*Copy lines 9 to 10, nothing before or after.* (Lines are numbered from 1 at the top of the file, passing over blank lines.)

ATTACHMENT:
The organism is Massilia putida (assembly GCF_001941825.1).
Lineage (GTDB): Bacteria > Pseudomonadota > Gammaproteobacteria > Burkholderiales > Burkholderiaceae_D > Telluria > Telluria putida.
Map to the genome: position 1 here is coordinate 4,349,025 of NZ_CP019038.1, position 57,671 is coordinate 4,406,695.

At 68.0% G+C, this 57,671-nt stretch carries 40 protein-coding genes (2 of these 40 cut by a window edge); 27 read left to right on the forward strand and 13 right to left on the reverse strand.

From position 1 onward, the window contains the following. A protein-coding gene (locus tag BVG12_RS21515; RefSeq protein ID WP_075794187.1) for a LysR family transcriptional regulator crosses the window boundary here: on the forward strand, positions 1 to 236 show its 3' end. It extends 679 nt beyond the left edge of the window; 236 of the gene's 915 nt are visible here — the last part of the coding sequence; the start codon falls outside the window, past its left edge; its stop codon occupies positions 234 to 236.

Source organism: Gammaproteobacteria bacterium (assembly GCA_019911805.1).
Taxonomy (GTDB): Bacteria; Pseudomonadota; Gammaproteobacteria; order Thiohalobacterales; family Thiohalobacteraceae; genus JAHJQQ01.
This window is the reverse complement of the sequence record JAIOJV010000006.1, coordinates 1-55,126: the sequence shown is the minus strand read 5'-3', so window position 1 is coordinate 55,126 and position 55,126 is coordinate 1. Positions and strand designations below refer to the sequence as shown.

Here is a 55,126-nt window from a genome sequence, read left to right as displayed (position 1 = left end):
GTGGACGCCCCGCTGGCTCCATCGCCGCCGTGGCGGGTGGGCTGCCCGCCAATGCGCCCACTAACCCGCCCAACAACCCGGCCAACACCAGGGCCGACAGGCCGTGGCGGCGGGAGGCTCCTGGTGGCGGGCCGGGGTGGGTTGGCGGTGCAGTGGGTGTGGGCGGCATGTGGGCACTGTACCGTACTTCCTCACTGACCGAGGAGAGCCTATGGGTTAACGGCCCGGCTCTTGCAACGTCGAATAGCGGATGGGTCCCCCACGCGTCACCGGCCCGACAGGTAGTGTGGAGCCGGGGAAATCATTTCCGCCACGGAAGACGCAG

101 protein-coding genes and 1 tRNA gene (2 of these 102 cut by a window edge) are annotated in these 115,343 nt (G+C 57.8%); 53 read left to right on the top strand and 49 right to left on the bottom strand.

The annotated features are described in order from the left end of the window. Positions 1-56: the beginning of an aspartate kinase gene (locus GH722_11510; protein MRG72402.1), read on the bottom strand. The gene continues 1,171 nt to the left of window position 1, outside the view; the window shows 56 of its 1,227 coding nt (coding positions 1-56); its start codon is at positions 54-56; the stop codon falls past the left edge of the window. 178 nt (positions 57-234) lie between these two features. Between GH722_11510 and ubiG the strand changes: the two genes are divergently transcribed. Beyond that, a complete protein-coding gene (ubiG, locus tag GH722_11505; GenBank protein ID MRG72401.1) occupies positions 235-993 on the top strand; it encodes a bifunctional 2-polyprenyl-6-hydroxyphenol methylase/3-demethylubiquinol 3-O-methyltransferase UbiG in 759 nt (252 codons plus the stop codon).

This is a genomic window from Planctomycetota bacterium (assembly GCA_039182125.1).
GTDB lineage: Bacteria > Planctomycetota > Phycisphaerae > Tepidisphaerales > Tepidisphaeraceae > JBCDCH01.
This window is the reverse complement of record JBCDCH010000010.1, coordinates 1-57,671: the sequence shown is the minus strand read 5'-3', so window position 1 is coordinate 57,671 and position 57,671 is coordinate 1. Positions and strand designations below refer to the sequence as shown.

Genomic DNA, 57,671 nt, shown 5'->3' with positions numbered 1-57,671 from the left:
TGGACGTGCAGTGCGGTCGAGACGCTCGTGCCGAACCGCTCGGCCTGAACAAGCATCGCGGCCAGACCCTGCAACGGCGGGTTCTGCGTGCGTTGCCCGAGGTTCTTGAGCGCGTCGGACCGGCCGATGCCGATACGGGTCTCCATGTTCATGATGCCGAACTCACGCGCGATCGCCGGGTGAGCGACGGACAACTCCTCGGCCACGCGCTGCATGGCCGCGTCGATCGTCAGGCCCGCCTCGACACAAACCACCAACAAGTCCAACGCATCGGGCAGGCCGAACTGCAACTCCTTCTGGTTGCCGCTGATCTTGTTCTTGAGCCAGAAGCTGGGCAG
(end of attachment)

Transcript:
Here is a 55,126-nt window from a genome sequence, read left to right as displayed (position 1 = left end):
GTGGACGCCCCGCTGGCTCCATCGCCGCCGTGGCGGGTGGGCTGCCCGCCAATGCGCCCACTAACCCGCCCAACAACCCGGCCAACACCAGGGCCGACAGGCCGTGGCGGCGGGAGGCTCCTGGTGGCGGGCCGGGGTGGGTTGGCGGTGCAGTGGGTGTGGGCGGCATGTGGGCACTGTACCGTACTTCCTCACTGACCGAGGAGAGCCTATGGGTTAACGGCCCGGCTCTTGCAACGTCGAATAGCGGATGGGTCCCCCACGCGTCACCGGCCCGACAGGTAGTGTGGAGCCGGGGAAATCATTTCCGCCACGGAAGACGCAG